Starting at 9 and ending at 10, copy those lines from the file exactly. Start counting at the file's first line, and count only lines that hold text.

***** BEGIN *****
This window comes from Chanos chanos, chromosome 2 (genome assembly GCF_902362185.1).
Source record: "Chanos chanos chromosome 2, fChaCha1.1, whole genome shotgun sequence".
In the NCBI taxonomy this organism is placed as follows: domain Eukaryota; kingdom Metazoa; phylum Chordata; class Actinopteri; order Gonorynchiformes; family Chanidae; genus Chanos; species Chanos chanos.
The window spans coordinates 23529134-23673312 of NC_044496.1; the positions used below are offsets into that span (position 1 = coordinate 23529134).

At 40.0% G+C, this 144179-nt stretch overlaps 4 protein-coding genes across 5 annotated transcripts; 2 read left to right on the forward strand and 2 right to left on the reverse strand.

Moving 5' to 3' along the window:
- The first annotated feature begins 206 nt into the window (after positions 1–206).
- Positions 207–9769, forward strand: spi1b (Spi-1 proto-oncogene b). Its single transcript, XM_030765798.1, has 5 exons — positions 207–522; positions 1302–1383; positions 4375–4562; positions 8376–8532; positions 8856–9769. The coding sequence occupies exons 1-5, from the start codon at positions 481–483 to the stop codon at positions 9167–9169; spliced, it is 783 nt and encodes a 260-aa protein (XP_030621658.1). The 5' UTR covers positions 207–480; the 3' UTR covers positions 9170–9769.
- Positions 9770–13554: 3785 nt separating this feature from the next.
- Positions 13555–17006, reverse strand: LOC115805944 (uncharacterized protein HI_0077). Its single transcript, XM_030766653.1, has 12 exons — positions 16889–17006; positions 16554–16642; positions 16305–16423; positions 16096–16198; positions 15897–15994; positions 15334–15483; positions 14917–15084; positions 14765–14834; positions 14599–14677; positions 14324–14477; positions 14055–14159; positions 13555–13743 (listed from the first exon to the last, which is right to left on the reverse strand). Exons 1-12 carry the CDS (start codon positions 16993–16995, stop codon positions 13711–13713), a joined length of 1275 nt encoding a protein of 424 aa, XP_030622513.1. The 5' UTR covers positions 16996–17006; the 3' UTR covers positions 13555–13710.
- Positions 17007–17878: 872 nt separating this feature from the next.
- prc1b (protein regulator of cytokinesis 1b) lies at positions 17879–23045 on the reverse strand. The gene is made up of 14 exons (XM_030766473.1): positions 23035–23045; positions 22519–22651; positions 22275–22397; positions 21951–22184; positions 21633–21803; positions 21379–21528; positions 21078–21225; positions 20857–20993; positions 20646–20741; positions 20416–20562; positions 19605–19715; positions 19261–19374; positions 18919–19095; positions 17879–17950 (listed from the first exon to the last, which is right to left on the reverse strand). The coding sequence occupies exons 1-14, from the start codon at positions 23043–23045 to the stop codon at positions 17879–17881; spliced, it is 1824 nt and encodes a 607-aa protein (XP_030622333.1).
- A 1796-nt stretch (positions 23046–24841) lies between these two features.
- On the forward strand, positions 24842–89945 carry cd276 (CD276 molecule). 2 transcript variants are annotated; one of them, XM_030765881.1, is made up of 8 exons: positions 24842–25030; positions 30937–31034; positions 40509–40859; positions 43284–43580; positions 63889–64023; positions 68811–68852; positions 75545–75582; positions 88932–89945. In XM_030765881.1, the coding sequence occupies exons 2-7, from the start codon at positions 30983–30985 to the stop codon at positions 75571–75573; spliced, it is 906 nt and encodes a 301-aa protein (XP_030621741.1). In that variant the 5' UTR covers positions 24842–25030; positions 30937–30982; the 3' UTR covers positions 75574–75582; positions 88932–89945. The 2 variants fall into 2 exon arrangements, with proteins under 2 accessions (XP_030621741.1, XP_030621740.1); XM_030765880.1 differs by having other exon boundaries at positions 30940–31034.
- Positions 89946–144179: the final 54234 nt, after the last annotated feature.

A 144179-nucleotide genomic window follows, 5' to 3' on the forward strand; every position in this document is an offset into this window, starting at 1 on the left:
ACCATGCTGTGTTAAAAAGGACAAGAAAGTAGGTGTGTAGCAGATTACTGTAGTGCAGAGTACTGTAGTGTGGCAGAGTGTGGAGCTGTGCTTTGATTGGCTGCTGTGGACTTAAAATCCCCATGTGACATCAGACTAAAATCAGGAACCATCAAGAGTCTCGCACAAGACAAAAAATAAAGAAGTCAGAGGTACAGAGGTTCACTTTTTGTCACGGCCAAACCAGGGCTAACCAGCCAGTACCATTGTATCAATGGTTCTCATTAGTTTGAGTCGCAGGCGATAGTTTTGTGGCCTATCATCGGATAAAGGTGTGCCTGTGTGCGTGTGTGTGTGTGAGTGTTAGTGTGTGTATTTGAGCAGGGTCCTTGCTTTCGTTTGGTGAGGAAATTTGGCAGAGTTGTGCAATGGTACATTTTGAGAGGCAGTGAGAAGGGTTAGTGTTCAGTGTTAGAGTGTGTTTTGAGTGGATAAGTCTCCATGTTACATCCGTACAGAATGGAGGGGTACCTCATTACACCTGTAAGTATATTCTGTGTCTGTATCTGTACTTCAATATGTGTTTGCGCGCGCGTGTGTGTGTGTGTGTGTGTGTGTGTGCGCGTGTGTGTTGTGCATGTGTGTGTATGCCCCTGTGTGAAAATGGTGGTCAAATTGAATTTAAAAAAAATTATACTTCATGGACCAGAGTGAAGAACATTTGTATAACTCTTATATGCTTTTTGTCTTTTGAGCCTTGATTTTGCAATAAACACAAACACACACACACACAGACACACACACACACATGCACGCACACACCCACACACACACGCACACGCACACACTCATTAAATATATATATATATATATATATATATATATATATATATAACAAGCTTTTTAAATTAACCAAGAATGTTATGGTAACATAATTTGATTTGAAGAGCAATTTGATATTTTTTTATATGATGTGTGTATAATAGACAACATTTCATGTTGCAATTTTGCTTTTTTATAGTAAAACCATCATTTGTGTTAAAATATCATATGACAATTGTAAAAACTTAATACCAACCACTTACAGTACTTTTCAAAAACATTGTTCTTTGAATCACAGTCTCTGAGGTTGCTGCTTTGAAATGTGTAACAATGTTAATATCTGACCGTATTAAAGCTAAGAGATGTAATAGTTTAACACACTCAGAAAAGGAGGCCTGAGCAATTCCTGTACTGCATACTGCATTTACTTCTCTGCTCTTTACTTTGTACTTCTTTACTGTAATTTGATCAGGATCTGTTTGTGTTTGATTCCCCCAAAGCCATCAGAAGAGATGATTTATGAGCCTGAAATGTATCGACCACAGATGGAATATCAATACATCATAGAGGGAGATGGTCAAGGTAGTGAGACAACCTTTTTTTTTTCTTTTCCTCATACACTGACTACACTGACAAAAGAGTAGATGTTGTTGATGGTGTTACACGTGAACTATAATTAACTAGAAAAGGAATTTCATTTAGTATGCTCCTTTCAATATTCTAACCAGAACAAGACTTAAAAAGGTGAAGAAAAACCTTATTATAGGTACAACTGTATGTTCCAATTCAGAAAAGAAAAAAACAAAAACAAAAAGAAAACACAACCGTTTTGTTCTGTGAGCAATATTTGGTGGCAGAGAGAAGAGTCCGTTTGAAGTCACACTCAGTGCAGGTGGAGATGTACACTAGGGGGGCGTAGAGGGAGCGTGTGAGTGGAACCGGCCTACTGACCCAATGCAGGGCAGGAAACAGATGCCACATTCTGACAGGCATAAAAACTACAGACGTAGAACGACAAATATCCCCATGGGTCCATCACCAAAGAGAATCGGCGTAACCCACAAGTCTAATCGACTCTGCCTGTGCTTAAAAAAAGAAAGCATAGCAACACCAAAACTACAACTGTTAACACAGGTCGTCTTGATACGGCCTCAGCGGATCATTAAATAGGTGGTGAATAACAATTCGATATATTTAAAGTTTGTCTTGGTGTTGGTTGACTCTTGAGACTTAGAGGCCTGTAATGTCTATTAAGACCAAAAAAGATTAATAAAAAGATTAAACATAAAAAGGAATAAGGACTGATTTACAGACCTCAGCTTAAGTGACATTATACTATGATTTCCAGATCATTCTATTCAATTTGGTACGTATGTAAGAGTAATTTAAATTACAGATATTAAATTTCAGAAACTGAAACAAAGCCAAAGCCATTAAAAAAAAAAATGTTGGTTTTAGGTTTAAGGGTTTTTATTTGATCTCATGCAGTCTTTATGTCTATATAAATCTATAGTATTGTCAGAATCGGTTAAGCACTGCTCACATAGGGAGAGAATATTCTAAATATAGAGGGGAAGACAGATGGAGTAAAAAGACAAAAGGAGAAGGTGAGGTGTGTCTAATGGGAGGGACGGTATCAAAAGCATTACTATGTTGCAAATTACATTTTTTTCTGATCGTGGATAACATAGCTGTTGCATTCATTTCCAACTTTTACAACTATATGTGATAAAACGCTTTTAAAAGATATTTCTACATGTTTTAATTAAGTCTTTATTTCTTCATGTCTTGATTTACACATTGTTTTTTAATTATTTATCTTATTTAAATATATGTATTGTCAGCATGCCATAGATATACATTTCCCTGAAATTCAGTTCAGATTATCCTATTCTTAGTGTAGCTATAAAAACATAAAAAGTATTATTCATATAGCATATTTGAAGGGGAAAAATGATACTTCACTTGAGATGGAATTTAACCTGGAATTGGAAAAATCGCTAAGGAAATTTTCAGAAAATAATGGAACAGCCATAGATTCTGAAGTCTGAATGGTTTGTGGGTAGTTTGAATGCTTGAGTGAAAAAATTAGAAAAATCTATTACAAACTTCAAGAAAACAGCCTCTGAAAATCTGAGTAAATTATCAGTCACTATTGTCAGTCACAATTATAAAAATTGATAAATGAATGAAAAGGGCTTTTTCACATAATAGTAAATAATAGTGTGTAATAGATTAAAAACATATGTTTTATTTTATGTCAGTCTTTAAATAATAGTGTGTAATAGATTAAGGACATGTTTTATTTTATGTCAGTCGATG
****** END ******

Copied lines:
- Positions 9770–13554: 3785 nt separating this feature from the next.
- Positions 13555–17006, reverse strand: LOC115805944 (uncharacterized protein HI_0077). Its single transcript, XM_030766653.1, has 12 exons — positions 16889–17006; positions 16554–16642; positions 16305–16423; positions 16096–16198; positions 15897–15994; positions 15334–15483; positions 14917–15084; positions 14765–14834; positions 14599–14677; positions 14324–14477; positions 14055–14159; positions 13555–13743 (listed from the first exon to the last, which is right to left on the reverse strand). Exons 1-12 carry the CDS (start codon positions 16993–16995, stop codon positions 13711–13713), a joined length of 1275 nt encoding a protein of 424 aa, XP_030622513.1. The 5' UTR covers positions 16996–17006; the 3' UTR covers positions 13555–13710.